Researchers at the Center for International Development of the Harvard University, in a study, have predicted Pakistan’s annual growth rate at 6 percent for the next 10 years, revising an earlier projection of five percent for the period. However, the largest economic partner of Pakistan, China with current GDP of $12 trillion will achieve a growth rate of 4.41 percent. The growth rate of a country is measured by keeping in view economic complexities, diversities and sophistication’s as well as its production capability with regard to its exports. According to the study,economic complexities not only describe what makes a country rich or poor, but projects its future growths. The growth rate of Pakistan will beat all Asian economies but it would have no match with India which will grow at 7 percent in coming years.
Though the world financial institutions predict subdued GDP growth rate in coming years, but some economists hope it will improve to over eight percent by 2030 as the China-Pakistan Economic Corridor will go in full operation by then. However, keeping in view political uncertainty and poor governance, achievement of even five percent growth rate will be unattainable. On the basis of the recent tumultuous events on the political canvas of the country, independent economist question even the government’s claim of achieving 5.3 percent GDP growth rate in 2016-17. The major issue facing the nation at the moment is to keep consistency in the ongoing economic policies and maintain the financial order. It has been a routine in the history of the country that unscrupulous elements come out from hibernation to damage the business and trade activities in uncertain political environment.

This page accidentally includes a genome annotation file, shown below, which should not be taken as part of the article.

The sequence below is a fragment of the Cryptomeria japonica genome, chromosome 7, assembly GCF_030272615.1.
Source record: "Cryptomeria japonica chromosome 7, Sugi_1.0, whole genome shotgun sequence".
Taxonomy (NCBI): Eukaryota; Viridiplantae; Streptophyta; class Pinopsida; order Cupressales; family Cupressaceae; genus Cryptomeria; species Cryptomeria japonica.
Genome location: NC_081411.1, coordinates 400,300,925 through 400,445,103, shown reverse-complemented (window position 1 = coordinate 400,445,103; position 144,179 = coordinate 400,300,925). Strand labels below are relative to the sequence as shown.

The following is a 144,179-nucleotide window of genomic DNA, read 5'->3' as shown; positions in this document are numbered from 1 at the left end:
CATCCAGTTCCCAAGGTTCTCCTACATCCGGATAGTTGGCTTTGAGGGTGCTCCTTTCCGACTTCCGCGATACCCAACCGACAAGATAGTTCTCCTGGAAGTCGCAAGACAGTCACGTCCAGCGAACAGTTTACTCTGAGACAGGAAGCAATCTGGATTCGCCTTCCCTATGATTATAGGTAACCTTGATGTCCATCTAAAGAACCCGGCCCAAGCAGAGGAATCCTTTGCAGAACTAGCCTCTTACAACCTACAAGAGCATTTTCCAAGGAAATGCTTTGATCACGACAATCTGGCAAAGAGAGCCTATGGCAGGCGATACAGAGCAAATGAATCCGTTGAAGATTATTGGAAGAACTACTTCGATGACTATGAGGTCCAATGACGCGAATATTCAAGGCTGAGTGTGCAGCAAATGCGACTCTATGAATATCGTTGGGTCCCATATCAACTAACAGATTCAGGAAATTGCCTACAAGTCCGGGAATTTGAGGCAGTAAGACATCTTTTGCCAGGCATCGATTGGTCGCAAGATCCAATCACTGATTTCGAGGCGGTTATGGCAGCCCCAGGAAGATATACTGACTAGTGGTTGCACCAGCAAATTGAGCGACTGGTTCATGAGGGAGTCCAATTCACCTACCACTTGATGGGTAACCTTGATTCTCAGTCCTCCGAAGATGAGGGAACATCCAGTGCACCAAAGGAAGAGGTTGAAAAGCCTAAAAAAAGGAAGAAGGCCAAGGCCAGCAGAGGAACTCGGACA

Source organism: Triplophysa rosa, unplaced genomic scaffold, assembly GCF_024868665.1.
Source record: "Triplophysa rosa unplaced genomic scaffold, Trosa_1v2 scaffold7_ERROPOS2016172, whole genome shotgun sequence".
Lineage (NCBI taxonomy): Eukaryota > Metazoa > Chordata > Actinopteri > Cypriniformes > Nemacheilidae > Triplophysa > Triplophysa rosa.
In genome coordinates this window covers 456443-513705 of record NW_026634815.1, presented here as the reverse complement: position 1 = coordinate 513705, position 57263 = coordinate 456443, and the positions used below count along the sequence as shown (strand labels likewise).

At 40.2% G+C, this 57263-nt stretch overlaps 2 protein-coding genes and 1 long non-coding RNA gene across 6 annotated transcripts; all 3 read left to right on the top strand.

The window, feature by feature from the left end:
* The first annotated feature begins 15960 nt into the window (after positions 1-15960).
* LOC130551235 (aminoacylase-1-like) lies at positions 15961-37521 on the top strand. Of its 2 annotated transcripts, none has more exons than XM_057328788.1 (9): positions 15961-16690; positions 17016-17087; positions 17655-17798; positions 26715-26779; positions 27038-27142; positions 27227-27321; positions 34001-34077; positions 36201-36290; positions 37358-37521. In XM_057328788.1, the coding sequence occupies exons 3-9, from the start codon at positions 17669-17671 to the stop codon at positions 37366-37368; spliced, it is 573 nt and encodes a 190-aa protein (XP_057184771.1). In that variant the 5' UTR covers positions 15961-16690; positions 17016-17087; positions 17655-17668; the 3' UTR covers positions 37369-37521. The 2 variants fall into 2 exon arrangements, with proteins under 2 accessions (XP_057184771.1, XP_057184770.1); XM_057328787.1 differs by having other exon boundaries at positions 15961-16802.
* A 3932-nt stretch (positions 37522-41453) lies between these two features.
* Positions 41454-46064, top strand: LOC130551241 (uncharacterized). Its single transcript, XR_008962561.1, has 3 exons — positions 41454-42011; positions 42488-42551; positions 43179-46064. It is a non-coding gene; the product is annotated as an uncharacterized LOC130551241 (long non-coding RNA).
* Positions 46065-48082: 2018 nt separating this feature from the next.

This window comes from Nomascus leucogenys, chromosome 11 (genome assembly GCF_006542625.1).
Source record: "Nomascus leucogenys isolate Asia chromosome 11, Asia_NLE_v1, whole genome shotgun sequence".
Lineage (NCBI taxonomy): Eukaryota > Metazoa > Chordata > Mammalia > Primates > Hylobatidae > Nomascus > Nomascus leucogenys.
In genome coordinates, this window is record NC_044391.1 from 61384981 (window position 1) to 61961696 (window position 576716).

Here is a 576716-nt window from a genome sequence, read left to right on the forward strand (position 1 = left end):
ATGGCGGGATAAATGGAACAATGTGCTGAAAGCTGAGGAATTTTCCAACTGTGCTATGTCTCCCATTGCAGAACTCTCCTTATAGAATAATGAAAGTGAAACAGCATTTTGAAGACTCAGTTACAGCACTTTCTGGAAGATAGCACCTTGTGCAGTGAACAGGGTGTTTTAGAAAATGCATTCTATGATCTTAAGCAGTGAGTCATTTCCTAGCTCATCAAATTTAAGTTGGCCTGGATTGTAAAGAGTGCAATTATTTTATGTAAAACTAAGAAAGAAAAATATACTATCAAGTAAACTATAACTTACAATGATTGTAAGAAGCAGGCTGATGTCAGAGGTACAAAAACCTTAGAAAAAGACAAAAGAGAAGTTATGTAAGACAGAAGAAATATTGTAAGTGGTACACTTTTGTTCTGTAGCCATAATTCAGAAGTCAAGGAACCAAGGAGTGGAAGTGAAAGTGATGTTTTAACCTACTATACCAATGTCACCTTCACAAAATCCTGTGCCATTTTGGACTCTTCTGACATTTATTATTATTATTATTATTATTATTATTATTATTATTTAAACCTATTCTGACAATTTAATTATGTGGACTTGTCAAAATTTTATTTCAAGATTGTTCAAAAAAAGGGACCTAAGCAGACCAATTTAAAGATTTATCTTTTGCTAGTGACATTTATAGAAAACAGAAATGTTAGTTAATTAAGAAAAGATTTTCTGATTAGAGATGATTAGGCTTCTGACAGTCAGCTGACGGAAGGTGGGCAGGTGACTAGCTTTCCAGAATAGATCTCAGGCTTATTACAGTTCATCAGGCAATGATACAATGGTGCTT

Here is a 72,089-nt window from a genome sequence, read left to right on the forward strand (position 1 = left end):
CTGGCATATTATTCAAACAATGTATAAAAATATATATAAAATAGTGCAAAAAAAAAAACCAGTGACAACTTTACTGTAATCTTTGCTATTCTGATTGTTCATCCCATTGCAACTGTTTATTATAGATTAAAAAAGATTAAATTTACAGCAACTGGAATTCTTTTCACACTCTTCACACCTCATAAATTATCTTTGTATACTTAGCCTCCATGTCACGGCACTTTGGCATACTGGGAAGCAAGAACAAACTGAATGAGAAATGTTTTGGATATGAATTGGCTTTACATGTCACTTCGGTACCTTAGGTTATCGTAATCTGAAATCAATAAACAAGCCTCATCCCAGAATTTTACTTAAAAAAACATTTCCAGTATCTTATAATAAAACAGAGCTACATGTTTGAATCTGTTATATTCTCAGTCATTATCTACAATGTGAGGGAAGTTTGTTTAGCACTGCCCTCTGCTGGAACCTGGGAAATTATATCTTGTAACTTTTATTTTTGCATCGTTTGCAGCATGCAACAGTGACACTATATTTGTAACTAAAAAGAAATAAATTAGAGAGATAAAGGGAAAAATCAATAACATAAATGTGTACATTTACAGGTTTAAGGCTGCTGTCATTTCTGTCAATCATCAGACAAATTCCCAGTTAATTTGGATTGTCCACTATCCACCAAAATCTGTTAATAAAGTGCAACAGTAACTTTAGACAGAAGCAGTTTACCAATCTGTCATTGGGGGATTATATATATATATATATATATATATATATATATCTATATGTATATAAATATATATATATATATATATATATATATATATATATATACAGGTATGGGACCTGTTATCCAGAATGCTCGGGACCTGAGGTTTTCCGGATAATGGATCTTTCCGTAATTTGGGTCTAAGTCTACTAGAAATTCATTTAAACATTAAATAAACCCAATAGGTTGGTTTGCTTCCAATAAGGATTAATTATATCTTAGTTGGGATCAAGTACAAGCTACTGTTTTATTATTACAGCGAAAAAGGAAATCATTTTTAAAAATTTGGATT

The new prime minister has, however, assured the nation that economic policies of the Nawaz government would continue, but he needs to do more than that. The former finance minister with all his abilities and capabilities had failed to keep financial order in the country. He is also blamed for statistical manipulation of economic growth, revenues, expenditures and budget deficit at a large-scale. The world financial institutions have also questioned the GDP growth rate of the country claimed by the minister when electricity consumption fell by seven percent, exports declined and unemployment increased. The Pakistan Bureau of Statistics, toeing the line of the finance minister, also overstated the growth rate in the gross domestic product to create an image that economy is growing under the PML-N government. Until the leaders stop playing bluffs with the nation, the real economic growth will never be achieved